Friday, March 25, 2011
Just when it looked like the U.S. airline industry was on the road to recovery, rising fuel prices and the recent earthquake in Japan have spurred some carriers, including US Airways and Delta Air Lines, to cut capacity. See Karen Jacobs, U.S. Airlines Cut Capacity to Battle Fuel Costs, Reuters, Mar. 23, 2011 (available here). Additionally, airline analysts are encouraging the cuts, though some have criticized American Airlines for not being more aggressive with theirs. See Terry Maxon, Wall Street Talks Smack About American Airlines' Capacity Plans, Airline Biz Blog, Mar. 23, 2011 (available here).
As the various stories concerning the capacity cuts point out, flight reductions will likely mean higher prices for consumers in the coming months, particularly on international routes. Whether these moves will be enough to keep the struggling airline industry profitable remains to be seen. Domestic carriers like Southwest currently have no plans to reduce capacity, though even their consumer base may have to endure a price spike if fuel prices continue to rise or Southwest's main competitors scale back their service offerings.
Blog readers may be interested in reviewing Jonathan W. Williams & Connan Andrew Snider's recent working paper, Barriers to Entry: An Analysis of the Wendell H. Ford Aviation Investment and Reform Act (Working Paper, Mar. 3, 2011) (available from SSRN here). From the abstract:
In the airline industry, passengers pay higher fares at airports where a single carrier controls a high fraction of traffic. The economics of the industry suggests an inherent tradeoff between product quality and carrier size and concentration, making the welfare implications of these premia ambiguous. In this paper, we investigate the success of Congressional mandates aimed at increasing competition at highly concentrated major US airports. The mandates required airports above certain concentration thresholds to take concrete steps to ease and encourage new entry and expansion by smaller airlines, primarily by increasing access to airport facilities. We exploit a sharp discontinuity in the laws implementation to identify the effects of the law. In so doing we shed light on the nature of high fares at these concentrated airports. We find a statistically and economically significant decrease in fares resulting from an airport's coverage by the legislation. More specifically, we find that in markets where one (two) of the market's endpoints was (were) covered, fares dropped by 10% (18%). Moreover, most of this decrease has come from decreases in dominant carriersfares. We also find that approximately half of this decline in fares is driven by the entry of low-cost carriers into new markets. We find little evidence that the fare declines have been accompanied by decreases in quality measures, with the exception of congestion-related delays, suggesting the legislation has been welfare improving for consumers.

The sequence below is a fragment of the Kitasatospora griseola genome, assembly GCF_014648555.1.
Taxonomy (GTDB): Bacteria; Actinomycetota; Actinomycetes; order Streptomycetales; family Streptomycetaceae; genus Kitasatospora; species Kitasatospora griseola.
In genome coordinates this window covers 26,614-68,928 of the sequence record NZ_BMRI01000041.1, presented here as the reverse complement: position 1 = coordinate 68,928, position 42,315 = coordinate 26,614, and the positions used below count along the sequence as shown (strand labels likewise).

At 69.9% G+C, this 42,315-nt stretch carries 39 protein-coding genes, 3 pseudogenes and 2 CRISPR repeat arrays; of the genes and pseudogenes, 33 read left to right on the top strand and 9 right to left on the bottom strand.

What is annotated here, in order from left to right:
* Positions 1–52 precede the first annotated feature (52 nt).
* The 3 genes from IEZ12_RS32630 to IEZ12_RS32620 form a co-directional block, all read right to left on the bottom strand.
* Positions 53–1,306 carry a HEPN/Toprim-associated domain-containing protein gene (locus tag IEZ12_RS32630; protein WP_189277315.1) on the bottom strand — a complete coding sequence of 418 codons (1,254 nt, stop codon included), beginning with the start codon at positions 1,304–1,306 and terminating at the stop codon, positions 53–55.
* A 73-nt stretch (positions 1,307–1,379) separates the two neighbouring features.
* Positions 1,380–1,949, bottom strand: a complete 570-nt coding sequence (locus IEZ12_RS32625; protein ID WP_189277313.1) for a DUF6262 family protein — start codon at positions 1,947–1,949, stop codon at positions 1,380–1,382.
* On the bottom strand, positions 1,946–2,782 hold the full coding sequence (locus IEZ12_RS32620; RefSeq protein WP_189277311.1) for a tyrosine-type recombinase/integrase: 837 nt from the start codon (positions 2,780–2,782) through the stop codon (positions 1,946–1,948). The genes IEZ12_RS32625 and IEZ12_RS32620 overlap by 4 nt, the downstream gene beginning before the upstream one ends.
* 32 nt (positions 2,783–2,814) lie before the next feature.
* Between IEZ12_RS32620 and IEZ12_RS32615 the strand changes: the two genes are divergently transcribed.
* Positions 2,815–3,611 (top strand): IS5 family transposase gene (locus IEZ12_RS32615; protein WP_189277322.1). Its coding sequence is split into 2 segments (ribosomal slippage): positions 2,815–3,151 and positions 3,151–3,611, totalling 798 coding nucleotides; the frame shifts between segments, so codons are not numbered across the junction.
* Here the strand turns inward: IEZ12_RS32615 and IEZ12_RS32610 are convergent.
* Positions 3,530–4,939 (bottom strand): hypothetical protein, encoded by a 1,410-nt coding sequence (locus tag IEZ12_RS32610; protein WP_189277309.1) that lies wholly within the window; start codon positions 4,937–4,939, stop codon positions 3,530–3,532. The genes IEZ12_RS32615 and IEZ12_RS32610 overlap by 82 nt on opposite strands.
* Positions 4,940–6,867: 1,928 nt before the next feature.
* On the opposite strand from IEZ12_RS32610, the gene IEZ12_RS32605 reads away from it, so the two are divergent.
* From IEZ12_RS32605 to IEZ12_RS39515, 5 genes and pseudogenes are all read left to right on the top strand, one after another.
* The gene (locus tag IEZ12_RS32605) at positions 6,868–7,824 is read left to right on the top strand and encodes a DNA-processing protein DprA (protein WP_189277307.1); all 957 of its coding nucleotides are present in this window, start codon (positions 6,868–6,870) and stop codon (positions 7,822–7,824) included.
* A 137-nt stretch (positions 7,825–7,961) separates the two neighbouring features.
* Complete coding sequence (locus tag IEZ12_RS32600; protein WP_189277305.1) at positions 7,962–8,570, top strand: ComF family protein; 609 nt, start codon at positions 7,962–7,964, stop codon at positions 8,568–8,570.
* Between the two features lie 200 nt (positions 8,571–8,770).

China's three major international airlines, acting under the auspices of the China Air Transport Association, plan to challenge the legality of the European Union's plans to bring aviation under its Emissions Trading Scheme in 2012. See China Airlines to Challenge EU Carbon Tax: Report, AFP, Mar. 24, 2011 (available here). If the suit goes forward, it will be the second such challenge to the ETS. U.S. air carriers, acting through the Air Transport Association of America, filed suit in the United Kingdom last year.